On October 31, 2006, Booker made his collegiate debut with Clemson, recording six points, seven rebounds, three blocks, and three steals as starting power forward in an exhibition game against Lithuania Academy. [6] He was allowed 18 minutes on the court, and along with Sam Perry, led the team in rebounds. [7] Booker made his first regular season appearance with the Tigers on November 10, 2006, in the first round of the Cox Communications Classic against Arkansas State. After starting as center, he became the first true freshman to start in that position for Clemson since Tom Wideman in 1995–96. He finished the game with 6 points, a team-high 7 rebounds, and 1 block in 19 minutes of playing time. [8] [9] On November 12, 2006, Booker grabbed a career-best 9 rebounds vs Old Dominion for the Cox Communications Classic title. He also contributed 10 points. [9] [10] On November 17, 2006, Booker scored a career-high 15 points in 20 minutes against Appalachian State. [9] [11] Booker recorded 11 rebounds on November 24 of the same year in a win over Charleston Southern. It was his first collegiate game with 10+ boards. [9] On December 31, 2006, he recorded his first career double-double, with 15 points and 12 rebounds on Georgia State. James Mays, one of his teammates, when asked about Booker's accomplishments, said, "What didn't he do?" Booker helped Clemson reach 14–0, their best start in 20 years. [9] [12] On January 6, 2007, Booker had Georgia Tech freshman Zach Peacock ejected from the game after he hit him with an elbow. [13] On March 19, 2007, Booker scored a career-high 21 points against Ole Miss. [14] By the end of his freshman season, Booker averaged 10.4 points, a team-high 6.7 rebounds, and 2.2 blocks. He ranked fourth nationally among freshmen in shots blocked. [15]

Sophomore and Junior

In his sophomore and junior seasons, Clemson had its first back-to-back NCAA appearances in nearly ten years. In Booker's junior year he led the ACC in rebounding (9.7 per game) and field goal percentage (.571), and finished second in blocked shots (2.0 per game). [16] For his efforts, Booker was named second-team All-ACC and was named to the 2009 All-Defensive Team. [17] On the National level, he was named USBWA All-District [18] and NABC second team All-District. [19] Following his junior year, Booker announced that he would return to Clemson for his senior year. [20] He spent the summer following his junior campaign playing for Team USA in the World University Games, helping the team win a bronze medal.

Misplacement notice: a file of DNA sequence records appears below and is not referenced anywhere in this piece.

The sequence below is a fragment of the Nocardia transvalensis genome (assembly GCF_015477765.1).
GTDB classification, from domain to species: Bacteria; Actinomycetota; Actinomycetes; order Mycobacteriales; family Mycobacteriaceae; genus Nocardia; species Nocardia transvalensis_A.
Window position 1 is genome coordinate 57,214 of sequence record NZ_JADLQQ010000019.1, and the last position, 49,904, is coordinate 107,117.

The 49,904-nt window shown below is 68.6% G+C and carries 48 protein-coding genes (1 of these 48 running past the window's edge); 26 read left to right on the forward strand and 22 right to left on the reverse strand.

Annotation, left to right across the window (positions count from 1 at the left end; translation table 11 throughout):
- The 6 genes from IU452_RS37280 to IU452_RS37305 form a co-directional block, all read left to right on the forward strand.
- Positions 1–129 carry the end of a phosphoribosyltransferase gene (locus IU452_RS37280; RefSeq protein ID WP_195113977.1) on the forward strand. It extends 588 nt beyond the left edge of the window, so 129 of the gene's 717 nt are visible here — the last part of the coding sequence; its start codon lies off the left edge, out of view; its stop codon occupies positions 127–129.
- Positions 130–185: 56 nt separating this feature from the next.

During his senior year, Booker was selected the All-ACC first team. [21]

Professional career

Washington Wizards (2010–2014)

Booker in 2011 Trevor Booker 2011.jpg
Booker in 2011

Booker was selected by the Minnesota Timberwolves with the 23rd overall pick in the 2010 NBA draft. His rights were later traded to the Washington Wizards on draft night.

On August 4, 2011, Booker signed with Bnei Hasharon of Israel for the duration of the NBA lockout. [22] In October 2011, he returned to the United States due to a bruised right quadriceps. [23] In December 2011, following the conclusion of the lockout, Booker returned to the Washington Wizards before appearing in a game for Bnei Hasharon.

Utah Jazz (2014–2016)

On July 21, 2014, Booker signed with the Utah Jazz [24] to a reported two-year, $10 million contract. [25] On April 11, 2015, Booker scored a career-high 36 points in a win over the Portland Trail Blazers. [26]

Brooklyn Nets (2016–2017)